At the center of Bloomland, the debut novel by John Englehardt, is a mass shooting on the campus of a university. It is a sobering insight to the aftermath of a tragedy written in a unique perspective. Englehardt didn’t originally intend to write a novel like this. It came from building off of numerous ideas. Still, what came of it is an important and original understanding of these horrific events like the one depicted.
The novel won the author the Dzanc Prize for Fiction in 2018. The award was created to recognize daring, original, and innovative writing; all of which Englehardt’s book is.
The idea of mass shootings being entertaining is difficult. The portrayal must not seem like it is glorifying the act, but the writing must be honest to how the perpetrator thinks and acts. Englehardt’s novel is insightful, but never gratuitous.
I corresponded with the author via email about how he handled writing such a difficult novel, what sources were helpful to him, and why this story is important in today’s society.
What drew you toward writing about such a difficult subject like mass shootings?
At this point in time, the phenomenon of mass shootings is buried in myth. We are trapped in a cycle of short-lived outrage, and we keep repeating the same uncritical narratives over and over again. Bloomland was my attempt to cast doubt on those narratives, to try to shift our focus to self-reflection, shared responsibility, and the systemic issue of male aggression.
Initially, though, I was not writing about a mass shooting. I was writing about young adults constructing identity and the promises of higher education. I had character sketches of students entering the Greek system and down-and-out adjuncts. It was 2014, and I had just moved from Arkansas to Seattle. Not long after I moved, there were a number of school shootings in the Pacific Northwest: Umpqua Community College, Marysville Pilchuck High School, and Seattle Pacific University. My heightened awareness of these events, so close to home, made me realize the themes I was working with—like male entitlement, for example—were directly related to the context of mass shootings. That’s when the idea came to me. I was drawn to it because I knew there was a story beyond the one to which I’d become accustomed.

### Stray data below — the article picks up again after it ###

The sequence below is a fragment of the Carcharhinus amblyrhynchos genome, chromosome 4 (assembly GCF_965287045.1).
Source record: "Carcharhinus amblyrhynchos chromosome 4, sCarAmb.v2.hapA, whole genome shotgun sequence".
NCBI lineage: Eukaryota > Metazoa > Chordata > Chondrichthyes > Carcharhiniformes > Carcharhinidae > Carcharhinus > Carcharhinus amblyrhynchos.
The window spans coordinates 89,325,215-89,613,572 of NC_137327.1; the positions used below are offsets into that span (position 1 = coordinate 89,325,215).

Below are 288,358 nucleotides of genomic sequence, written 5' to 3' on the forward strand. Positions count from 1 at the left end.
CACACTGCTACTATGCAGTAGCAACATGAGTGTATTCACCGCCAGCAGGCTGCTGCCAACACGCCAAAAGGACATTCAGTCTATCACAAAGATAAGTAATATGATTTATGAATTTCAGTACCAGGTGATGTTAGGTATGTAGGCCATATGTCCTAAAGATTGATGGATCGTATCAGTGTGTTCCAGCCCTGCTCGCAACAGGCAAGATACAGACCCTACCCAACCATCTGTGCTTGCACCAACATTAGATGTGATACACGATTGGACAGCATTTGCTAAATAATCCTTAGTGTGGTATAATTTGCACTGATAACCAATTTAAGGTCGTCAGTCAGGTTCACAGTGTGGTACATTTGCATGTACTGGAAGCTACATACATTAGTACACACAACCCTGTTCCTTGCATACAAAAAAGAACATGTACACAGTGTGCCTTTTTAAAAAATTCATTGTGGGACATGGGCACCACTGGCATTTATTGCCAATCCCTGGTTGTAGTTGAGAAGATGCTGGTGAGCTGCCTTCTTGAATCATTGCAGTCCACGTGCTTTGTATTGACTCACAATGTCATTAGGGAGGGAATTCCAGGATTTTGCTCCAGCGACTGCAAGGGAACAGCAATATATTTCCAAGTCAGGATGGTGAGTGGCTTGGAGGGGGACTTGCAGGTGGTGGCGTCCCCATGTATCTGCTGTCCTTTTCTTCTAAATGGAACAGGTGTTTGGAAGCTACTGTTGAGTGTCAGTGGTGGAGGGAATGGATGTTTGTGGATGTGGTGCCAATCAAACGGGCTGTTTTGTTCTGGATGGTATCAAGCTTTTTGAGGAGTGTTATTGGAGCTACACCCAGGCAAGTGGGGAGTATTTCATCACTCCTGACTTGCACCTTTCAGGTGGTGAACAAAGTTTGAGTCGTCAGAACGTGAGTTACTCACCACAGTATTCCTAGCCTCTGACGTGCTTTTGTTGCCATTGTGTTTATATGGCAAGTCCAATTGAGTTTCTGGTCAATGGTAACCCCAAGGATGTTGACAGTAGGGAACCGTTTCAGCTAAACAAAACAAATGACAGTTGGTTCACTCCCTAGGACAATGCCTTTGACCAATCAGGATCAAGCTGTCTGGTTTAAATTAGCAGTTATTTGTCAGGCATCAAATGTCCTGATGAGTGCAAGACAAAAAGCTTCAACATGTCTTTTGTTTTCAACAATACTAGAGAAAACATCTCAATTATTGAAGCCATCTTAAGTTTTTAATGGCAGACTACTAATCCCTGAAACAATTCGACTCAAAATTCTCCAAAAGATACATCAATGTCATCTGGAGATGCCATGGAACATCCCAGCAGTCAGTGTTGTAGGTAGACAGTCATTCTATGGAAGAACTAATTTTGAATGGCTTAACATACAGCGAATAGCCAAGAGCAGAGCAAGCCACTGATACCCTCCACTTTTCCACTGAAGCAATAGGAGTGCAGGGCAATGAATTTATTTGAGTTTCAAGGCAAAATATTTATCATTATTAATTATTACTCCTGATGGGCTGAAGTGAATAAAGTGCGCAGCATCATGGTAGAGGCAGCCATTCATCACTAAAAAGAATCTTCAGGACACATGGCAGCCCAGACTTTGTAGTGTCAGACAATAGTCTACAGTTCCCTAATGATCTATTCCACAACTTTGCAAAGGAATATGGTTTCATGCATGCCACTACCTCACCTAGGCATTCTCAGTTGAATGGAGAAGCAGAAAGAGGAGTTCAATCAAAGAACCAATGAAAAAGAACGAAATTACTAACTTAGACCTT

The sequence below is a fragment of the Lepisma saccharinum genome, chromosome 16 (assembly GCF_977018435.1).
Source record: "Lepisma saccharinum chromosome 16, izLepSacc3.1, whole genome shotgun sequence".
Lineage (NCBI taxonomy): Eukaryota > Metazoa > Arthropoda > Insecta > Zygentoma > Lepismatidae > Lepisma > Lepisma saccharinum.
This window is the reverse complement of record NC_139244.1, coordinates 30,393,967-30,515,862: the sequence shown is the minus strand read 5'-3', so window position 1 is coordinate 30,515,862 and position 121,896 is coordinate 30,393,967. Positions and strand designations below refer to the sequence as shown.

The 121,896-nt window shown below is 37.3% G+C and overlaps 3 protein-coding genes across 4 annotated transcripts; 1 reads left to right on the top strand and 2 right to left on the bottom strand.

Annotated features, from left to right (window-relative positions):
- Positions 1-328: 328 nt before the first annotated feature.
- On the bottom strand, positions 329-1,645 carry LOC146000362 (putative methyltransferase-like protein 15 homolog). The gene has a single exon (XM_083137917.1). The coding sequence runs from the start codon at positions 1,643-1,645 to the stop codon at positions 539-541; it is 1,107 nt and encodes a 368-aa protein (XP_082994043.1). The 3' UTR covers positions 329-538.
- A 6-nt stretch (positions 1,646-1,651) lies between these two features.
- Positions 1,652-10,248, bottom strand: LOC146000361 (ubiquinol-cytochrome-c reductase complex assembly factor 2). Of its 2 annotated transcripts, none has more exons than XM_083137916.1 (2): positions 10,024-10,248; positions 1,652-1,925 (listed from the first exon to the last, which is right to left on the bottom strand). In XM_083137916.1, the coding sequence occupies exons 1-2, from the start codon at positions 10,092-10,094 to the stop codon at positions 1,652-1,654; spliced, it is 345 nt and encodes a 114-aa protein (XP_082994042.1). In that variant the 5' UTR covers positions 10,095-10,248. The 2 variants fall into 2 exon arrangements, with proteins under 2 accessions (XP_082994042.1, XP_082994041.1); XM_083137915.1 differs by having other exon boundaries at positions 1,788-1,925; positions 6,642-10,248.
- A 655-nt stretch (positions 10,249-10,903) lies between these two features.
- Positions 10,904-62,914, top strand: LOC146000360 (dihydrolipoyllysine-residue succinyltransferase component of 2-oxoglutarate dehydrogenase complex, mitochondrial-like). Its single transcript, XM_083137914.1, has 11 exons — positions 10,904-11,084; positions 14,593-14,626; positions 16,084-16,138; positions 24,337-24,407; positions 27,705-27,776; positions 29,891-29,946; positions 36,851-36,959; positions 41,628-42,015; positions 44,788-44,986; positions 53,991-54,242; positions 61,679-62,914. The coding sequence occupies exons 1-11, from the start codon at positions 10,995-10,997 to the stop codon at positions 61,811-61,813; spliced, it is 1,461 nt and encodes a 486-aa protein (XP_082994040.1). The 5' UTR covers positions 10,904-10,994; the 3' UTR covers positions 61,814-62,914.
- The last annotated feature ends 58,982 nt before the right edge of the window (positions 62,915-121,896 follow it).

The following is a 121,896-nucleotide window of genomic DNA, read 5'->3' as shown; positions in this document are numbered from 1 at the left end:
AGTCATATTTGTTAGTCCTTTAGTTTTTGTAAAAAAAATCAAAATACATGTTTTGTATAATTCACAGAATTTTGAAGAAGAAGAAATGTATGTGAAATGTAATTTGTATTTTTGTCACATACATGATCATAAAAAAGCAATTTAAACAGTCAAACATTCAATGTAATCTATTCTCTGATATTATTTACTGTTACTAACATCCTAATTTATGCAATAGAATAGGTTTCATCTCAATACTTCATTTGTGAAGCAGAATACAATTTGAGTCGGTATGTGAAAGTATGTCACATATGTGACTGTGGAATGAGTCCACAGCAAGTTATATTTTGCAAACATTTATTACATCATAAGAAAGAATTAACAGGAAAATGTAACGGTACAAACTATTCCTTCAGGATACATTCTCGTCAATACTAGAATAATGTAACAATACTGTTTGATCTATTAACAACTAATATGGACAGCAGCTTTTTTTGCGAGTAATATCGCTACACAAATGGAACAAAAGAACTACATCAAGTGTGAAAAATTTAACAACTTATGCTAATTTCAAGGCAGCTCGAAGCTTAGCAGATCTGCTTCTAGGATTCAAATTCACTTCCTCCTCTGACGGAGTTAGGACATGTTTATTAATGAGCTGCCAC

Did you feel any responsibility or the need to follow unwritten rules when writing this?
I think whenever you write about violence, and specifically when you deal with the perspective of a perpetrator, the biggest concern is whether the story panders to the violence it depicts. You have to find a way to un-glorify violence, to not elevate the offender to the status of an anti-hero. And this is really difficult, especially considering all the stories we have that implicitly buy into the idea that the only recourse for a man “wronged by society” is rage. A lot of people have asked me about the Joker movie recently, for this reason. I haven’t seen it, but it’s embroiled in this question: to what extent does a story (irresponsibly) present violence as cathartic and liberating, rather than compassion and the hard work of finding oneself?